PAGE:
599 F.3d 712 (7th Cir. 2010), 09-2008, Ojeda v. Goldberg
|Citation:||599 F.3d 712|
|Opinion Judge:||KANNE, Circuit Judge.|
|Party Name:||Ernest J. OJEDA and Beverly V. Ojeda, Defendants-Appellants, v. Gail GOLDBERG, Plaintiff-Appellee.|
|Attorney:||Paul M. Bauch (argued), Chicago, IL, for Defendants-Appellants. Stuart M. Gimbel (argued), Kamensky Rubinstein, Lincolnwood, IL, Plaintiff-Appellee.|
|Judge Panel:||Before KANNE, ROVNER, and WILLIAMS, Circuit Judges.|
|Case Date:||March 25, 2010|
|Court:||United States Courts of Appeals, Court of Appeals for the Seventh Circuit|
Argued Nov. 30, 2009.
[Copyrighted Material Omitted]
Ronald and Gail Goldberg were creditors of Ernest and Beverly Ojeda. The Goldbergs executed a short-term, high-interest-rate loan with the Ojedas in August 1998. Despite being unable to pay the $600,000 principal when the loan became due, the Ojedas continued to make monthly interest payments to the Goldbergs, facilitated by numerous extensions of the loan's maturity date. But these interest payments stopped abruptly in January 2006 and the Ojedas defaulted.
The Ojedas filed for bankruptcy in February 2006. As part of the bankruptcy proceedings, Gail filed an adversary proceeding against the Ojedas, seeking to have the $600,000 loan declared non-dischargeable pursuant to 11 U.S.C. § 523(a)(2)(A). In support of her position, Gail alleged that the Ojedas engaged in fraudulent conduct in conjunction with the extensions of the loan's maturity date. The bankruptcy court entered an order finding that the debt was dischargeable, and that even if it was non-dischargeable, the amount excepted from discharge was only the amount of unpaid interest and attorney's fees. On appeal, the district court determined that the bankruptcy court erred in holding the debt dischargeable and in calculating the amount excepted from discharge. We affirm the district court's decision in both respects.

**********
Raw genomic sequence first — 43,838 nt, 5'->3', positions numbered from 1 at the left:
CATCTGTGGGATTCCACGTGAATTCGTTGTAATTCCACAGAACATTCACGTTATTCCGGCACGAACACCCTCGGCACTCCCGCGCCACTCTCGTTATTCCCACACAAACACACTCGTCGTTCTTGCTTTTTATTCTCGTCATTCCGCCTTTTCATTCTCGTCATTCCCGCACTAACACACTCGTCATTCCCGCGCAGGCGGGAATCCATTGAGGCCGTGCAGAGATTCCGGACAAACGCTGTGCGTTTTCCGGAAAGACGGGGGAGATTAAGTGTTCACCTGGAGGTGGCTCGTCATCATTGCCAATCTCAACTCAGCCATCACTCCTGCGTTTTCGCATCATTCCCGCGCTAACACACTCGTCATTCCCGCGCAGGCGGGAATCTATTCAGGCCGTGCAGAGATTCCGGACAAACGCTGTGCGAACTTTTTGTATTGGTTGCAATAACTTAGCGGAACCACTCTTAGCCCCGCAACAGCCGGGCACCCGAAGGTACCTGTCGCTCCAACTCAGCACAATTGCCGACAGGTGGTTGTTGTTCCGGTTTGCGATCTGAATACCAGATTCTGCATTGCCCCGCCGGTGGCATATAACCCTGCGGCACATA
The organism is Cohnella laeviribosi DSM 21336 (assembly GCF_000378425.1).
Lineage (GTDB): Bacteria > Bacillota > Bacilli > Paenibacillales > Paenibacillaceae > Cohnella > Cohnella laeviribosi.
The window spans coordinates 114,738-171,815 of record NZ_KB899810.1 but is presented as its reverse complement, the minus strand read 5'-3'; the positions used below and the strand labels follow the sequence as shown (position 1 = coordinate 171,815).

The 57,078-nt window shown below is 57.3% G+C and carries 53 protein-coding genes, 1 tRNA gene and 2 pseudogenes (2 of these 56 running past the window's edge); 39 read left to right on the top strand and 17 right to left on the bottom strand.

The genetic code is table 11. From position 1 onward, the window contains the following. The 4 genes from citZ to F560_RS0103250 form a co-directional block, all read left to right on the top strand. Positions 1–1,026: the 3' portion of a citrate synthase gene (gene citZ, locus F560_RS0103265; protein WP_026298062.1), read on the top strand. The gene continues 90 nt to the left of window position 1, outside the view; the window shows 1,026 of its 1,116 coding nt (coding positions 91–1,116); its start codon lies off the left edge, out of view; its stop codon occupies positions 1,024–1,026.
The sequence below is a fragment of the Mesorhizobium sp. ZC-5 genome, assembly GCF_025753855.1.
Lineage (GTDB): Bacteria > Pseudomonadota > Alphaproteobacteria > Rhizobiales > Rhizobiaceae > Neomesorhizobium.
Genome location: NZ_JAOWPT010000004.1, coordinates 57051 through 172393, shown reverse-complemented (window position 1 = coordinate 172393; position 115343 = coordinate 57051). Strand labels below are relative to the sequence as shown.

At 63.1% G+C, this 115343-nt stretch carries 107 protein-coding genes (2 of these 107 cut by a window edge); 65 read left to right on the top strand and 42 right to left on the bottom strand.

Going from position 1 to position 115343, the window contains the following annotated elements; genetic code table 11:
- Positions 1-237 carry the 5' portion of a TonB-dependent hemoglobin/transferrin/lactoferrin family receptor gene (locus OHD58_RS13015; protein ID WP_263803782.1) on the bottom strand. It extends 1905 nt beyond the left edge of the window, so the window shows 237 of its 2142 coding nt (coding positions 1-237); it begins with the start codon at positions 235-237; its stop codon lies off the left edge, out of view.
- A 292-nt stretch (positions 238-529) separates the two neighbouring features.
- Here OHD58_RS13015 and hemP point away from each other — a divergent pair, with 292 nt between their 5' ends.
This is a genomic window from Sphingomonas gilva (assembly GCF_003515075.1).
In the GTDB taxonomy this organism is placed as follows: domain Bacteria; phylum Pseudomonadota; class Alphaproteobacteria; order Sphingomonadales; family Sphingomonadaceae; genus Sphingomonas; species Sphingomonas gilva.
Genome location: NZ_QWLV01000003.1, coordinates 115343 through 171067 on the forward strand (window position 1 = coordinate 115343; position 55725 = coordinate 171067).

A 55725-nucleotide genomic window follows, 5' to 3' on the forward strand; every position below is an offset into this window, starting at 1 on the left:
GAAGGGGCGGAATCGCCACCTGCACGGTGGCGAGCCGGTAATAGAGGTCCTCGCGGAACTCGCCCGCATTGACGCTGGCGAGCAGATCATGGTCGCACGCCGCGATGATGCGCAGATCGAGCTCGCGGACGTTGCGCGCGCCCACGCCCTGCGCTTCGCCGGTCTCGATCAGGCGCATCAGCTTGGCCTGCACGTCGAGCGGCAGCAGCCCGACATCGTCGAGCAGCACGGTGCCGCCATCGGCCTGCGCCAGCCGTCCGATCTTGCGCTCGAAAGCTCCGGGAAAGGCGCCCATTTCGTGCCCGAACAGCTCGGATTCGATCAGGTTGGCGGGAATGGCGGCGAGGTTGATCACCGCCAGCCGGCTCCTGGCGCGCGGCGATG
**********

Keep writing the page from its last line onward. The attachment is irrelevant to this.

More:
The Goldbergs were in the business of making short-term, high-risk loans. A mutual friend introduced the Ojedas to the Goldbergs because the Ojedas were seeking a $600,000 loan. As a part of the loan application process, the Ojedas provided the Goldbergs with collateral in the form of 160,000 Pan American Bank stock shares, valued at $800,000.1 The Goldbergs took possession of the stock certificate, which was registered in Ernest's name, but did not file a financing statement with the Illinois Secretary of State or a notice of stock power or hypothecation agreement with the bank.
The Ojedas also informed the Goldbergs that they were the sole owners of two entities, Dices Enterprises and Pelham Enterprises, Inc. The Ojedas owned and operated a McDonald's restaurant in Chicago through Dices Enterprises, while Pelham
Enterprises was the owner of a second McDonald's restaurant in Chicago. These McDonald's restaurants were not used as security for the loan, but rather were disclosed to the Goldbergs so that the latter could have a full picture of the Ojedas' finances.